Who in parliament is championing the rights of women? - RSA

Who in parliament is championing the rights of women?


  • Picture of Sarah Darrall
    Sarah Darrall
    Assistant Researcher, Economy, Enterprise and Manufacturing
  • Gender

In the wake of International Women’s Day 2020, Sarah Darrall shares her views on which of our political representatives are taking action and pushing forward a feminist agenda.

Online spaces have provided a platform for fresh feminist discourse to flourish, helping to fuel the exponential rise of fourth-wave feminism. Polling by the Young Women’s Trust found that 67 percent of women aged 18-24 in the UK now identify as a feminist – a sharp increase from 19 percent in 2016, as reported by the Fawcett Society.

So, how is Westminster representing this new tide of young feminists – and who is using their elected power to drive positive change?

The ‘makeup’ of parliament

Despite the media’s ludicrous obsession with female politicians’ appearances (famously the ‘Legs-It’ headline concerning Theresa May and Nicola Sturgeon), I am not referring to cosmetic appearance here. I am talking about who makes up our parliament and the notable imbalance between men and women.

In the 2019 election, 220 women were elected as MPs, compared to 429 men. This is a record for female representation and should be celebrated as such, but the House of Commons still falls short of an equal gender balance.

Stark differences are apparent across the parties.

For the first time in its history, the Labour party returned more women than men to parliament, at a ratio of 104:98. This success has, in part, been attributed to all-women shortlists. This practice has been credited with dismantling prejudices that have previously impeded the selection of women and delivering more equal representation in our first-past-the-post electoral system.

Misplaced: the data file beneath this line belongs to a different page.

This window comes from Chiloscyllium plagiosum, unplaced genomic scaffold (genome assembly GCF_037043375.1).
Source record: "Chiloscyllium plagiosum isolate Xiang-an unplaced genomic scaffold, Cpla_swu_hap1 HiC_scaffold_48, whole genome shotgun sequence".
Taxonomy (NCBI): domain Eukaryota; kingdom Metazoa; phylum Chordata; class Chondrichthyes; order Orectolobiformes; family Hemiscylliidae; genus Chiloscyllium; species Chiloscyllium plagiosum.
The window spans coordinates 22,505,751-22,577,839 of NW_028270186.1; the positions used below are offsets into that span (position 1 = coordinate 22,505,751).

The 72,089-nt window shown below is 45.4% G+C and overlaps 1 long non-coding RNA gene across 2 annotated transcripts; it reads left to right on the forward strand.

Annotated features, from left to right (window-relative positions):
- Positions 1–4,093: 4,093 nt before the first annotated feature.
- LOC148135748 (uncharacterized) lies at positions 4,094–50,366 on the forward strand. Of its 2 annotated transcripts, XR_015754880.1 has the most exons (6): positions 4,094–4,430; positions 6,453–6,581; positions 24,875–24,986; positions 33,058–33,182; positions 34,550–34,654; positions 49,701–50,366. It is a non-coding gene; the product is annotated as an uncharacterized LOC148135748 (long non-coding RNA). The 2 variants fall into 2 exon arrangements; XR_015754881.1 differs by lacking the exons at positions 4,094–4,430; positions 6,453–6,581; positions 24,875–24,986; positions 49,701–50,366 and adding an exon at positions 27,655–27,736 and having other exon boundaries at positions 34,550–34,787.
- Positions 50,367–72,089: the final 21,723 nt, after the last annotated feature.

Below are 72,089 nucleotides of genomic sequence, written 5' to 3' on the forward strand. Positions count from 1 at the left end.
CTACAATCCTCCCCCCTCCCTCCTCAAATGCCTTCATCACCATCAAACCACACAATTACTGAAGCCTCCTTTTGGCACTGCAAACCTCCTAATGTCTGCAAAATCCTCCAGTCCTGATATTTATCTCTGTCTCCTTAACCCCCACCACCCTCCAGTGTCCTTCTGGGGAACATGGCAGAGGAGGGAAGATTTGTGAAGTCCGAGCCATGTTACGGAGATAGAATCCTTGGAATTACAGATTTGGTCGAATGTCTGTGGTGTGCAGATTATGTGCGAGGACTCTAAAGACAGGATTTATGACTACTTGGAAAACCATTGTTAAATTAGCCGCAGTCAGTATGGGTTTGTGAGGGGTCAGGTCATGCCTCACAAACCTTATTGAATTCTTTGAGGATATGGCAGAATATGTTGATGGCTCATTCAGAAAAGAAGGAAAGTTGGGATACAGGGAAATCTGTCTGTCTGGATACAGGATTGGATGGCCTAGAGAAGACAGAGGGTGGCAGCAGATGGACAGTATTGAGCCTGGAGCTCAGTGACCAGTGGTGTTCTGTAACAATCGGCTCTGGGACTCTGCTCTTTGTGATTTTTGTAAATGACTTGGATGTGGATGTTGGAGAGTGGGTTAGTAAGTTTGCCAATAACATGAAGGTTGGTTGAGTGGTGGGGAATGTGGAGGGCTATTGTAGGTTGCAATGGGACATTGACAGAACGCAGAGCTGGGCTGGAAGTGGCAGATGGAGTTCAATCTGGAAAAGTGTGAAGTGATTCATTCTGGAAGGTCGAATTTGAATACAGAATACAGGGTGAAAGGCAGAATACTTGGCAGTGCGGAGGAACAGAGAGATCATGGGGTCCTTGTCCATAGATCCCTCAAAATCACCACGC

The Conservative party, on the other hand, has just 87 female MPS compared to 277 male MPs: a proportion of less than a quarter. The Liberal Democrats have more women than men (7:4) and a third of the SNP MPs are women.

Why does representation matter?

A gender balance in parliament matters because a democracy should be representative of the general population. This, of course, extends to other demographic and background features, including age, ethnicity, disability, schooling and many more. 51 percent of the UK population are women; to exclude their presence and voices from elected office is unjust and detrimental to the health of politics.

The increased presence of women in parliament has raised the profile of issues which have previously been overlooked or underserved by majority male parliaments. These include women’s health, domestic violence against women, and childcare.

The graph below shows how, over the last 20 years, the increase in female MPs is correlated with an increase in government spending on childcare.

The unequal sharing of childcare responsibilities between men and women is one of the key drivers of the gender pay gap. Women are much more likely than men to drop out of the workforce or go down to part-time after having a child –  and this decision is heavily influenced by the cost and availability of childcare. Access to affordable, high-quality childcare is, therefore, vital in the pursuit of a gender-equal economy.

The very presence in parliament of individuals who have lived experience of this issue, in particular women, increases the likelihood that it will be brought to the fore of debate and assigned the appropriate resourcing.

Feminist champions

There is no such thing as a perfect feminist –  an important premise which forms the basis of Deborah France-White’s award-winning podcast, The Guilty Feministand the women below are no exception to this. But it is vital we recognise and celebrate the steps that people are taking to facilitate the success of women in all aspects of society.